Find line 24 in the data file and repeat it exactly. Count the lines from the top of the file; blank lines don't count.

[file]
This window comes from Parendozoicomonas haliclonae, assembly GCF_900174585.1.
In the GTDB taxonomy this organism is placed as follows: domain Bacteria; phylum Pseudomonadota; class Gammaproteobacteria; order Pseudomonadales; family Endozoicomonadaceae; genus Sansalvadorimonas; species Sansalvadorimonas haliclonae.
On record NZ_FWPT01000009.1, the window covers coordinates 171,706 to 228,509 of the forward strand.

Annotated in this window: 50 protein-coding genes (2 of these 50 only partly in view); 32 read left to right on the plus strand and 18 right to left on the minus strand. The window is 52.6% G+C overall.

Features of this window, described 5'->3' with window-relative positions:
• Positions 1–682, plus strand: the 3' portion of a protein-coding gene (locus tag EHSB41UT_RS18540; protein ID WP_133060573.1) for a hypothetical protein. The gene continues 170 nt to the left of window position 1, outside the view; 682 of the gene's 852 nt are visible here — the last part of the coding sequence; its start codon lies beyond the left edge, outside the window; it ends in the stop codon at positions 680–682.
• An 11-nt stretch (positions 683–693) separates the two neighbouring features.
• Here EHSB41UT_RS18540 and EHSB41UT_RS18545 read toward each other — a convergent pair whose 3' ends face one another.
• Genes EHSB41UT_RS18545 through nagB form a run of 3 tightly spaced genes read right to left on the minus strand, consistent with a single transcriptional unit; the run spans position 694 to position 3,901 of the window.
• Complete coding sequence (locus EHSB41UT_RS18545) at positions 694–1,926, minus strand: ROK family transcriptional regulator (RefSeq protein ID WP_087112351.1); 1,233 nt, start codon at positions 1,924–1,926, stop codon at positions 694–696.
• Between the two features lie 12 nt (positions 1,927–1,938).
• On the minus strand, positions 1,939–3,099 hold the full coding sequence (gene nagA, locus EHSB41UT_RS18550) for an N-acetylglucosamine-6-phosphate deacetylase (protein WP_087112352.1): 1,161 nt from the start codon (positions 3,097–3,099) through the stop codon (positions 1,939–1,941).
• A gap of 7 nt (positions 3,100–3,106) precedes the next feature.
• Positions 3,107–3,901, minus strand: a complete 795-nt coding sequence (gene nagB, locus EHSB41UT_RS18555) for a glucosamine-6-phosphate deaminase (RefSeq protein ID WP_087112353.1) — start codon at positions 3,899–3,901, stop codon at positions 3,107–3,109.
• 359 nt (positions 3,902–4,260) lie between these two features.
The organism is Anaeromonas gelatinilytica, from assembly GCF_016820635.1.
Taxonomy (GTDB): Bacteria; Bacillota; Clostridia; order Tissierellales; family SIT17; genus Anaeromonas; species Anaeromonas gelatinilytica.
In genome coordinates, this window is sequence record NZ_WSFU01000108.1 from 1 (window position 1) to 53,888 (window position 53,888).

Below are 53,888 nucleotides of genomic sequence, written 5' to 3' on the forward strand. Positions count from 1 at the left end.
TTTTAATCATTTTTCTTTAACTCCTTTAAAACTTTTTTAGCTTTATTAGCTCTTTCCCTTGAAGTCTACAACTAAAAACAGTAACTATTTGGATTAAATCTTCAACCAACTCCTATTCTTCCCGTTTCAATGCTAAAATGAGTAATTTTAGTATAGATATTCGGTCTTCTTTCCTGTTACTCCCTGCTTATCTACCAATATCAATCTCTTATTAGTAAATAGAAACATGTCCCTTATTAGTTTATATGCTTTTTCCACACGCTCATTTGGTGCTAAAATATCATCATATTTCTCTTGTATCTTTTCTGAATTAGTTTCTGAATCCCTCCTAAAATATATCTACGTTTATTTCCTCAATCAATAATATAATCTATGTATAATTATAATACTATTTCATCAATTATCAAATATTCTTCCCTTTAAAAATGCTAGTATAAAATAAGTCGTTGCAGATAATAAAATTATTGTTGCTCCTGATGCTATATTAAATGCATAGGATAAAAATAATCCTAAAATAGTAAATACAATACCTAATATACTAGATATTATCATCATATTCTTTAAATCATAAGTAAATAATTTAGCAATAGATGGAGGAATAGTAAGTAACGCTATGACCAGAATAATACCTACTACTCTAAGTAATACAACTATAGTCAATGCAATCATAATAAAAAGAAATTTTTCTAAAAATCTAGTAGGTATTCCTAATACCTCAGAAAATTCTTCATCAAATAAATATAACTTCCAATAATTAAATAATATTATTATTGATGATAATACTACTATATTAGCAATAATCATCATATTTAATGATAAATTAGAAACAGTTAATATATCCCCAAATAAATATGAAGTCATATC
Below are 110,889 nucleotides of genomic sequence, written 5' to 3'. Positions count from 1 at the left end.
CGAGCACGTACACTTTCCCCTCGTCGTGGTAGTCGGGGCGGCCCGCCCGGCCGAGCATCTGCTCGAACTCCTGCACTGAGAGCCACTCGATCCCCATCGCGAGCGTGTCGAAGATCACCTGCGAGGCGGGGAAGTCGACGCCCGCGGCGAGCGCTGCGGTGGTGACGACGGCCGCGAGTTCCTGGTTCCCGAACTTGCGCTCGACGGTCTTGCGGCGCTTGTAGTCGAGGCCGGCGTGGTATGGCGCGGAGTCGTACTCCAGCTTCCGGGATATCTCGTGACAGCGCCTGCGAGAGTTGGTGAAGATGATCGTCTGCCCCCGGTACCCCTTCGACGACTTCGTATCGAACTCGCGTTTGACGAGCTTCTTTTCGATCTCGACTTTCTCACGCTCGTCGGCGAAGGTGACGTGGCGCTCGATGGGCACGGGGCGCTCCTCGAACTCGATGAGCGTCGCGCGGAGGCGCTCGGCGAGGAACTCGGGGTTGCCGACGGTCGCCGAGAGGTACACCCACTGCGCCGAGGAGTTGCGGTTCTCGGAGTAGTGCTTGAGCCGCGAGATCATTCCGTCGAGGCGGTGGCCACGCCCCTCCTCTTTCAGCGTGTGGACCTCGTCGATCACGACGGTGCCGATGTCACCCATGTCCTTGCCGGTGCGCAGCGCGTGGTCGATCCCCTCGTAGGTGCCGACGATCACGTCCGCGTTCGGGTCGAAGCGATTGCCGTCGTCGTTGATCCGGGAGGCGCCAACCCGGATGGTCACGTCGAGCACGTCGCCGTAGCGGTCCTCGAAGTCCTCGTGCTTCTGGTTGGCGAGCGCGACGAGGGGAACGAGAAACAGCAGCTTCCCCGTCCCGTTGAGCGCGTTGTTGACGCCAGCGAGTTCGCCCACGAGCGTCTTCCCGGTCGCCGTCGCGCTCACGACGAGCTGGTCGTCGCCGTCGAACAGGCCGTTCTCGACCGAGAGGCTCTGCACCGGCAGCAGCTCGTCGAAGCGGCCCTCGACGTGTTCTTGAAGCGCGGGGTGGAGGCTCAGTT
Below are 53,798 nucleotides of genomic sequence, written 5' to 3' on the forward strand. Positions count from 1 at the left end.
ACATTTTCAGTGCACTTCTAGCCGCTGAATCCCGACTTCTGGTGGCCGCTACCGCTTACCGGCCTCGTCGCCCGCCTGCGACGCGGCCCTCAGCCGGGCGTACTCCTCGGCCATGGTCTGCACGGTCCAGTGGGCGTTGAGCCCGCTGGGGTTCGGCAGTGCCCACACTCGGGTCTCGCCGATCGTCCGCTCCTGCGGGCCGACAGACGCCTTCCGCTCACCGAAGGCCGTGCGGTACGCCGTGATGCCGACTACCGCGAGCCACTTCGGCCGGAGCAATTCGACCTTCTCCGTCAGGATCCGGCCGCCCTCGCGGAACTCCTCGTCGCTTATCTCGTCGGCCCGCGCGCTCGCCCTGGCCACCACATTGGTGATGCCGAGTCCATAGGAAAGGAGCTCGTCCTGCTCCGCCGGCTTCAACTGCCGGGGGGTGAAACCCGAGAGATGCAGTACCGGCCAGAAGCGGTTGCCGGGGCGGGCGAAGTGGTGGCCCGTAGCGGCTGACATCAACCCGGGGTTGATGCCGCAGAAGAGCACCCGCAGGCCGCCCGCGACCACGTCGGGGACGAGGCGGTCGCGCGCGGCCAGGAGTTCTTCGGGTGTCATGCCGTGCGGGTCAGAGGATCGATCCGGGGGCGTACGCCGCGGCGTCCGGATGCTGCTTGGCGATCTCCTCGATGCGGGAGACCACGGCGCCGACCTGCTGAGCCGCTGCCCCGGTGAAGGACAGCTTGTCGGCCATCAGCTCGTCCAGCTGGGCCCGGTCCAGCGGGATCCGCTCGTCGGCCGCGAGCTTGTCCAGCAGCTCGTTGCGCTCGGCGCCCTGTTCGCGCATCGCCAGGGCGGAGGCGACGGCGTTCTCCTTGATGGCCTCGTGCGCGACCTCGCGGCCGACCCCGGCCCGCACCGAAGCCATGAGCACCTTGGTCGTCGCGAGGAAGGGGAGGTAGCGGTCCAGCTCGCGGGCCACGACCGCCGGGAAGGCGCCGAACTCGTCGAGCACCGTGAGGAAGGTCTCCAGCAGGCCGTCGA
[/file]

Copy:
ACATTTTCAGTGCACTTCTAGCCGCTGAATCCCGACTTCTGGTGGCCGCTACCGCTTACCGGCCTCGTCGCCCGCCTGCGACGCGGCCCTCAGCCGGGCGTACTCCTCGGCCATGGTCTGCACGGTCCAGTGGGCGTTGAGCCCGCTGGGGTTCGGCAGTGCCCACACTCGGGTCTCGCCGATCGTCCGCTCCTGCGGGCCGACAGACGCCTTCCGCTCACCGAAGGCCGTGCGGTACGCCGTGATGCCGACTACCGCGAGCCACTTCGGCCGGAGCAATTCGACCTTCTCCGTCAGGATCCGGCCGCCCTCGCGGAACTCCTCGTCGCTTATCTCGTCGGCCCGCGCGCTCGCCCTGGCCACCACATTGGTGATGCCGAGTCCATAGGAAAGGAGCTCGTCCTGCTCCGCCGGCTTCAACTGCCGGGGGGTGAAACCCGAGAGATGCAGTACCGGCCAGAAGCGGTTGCCGGGGCGGGCGAAGTGGTGGCCCGTAGCGGCTGACATCAACCCGGGGTTGATGCCGCAGAAGAGCACCCGCAGGCCGCCCGCGACCACGTCGGGGACGAGGCGGTCGCGCGCGGCCAGGAGTTCTTCGGGTGTCATGCCGTGCGGGTCAGAGGATCGATCCGGGGGCGTACGCCGCGGCGTCCGGATGCTGCTTGGCGATCTCCTCGATGCGGGAGACCACGGCGCCGACCTGCTGAGCCGCTGCCCCGGTGAAGGACAGCTTGTCGGCCATCAGCTCGTCCAGCTGGGCCCGGTCCAGCGGGATCCGCTCGTCGGCCGCGAGCTTGTCCAGCAGCTCGTTGCGCTCGGCGCCCTGTTCGCGCATCGCCAGGGCGGAGGCGACGGCGTTCTCCTTGATGGCCTCGTGCGCGACCTCGCGGCCGACCCCGGCCCGCACCGAAGCCATGAGCACCTTGGTCGTCGCGAGGAAGGGGAGGTAGCGGTCCAGCTCGCGGGCCACGACCGCCGGGAAGGCGCCGAACTCGTCGAGCACCGTGAGGAAGGTCTCCAGCAGGCCGTCGA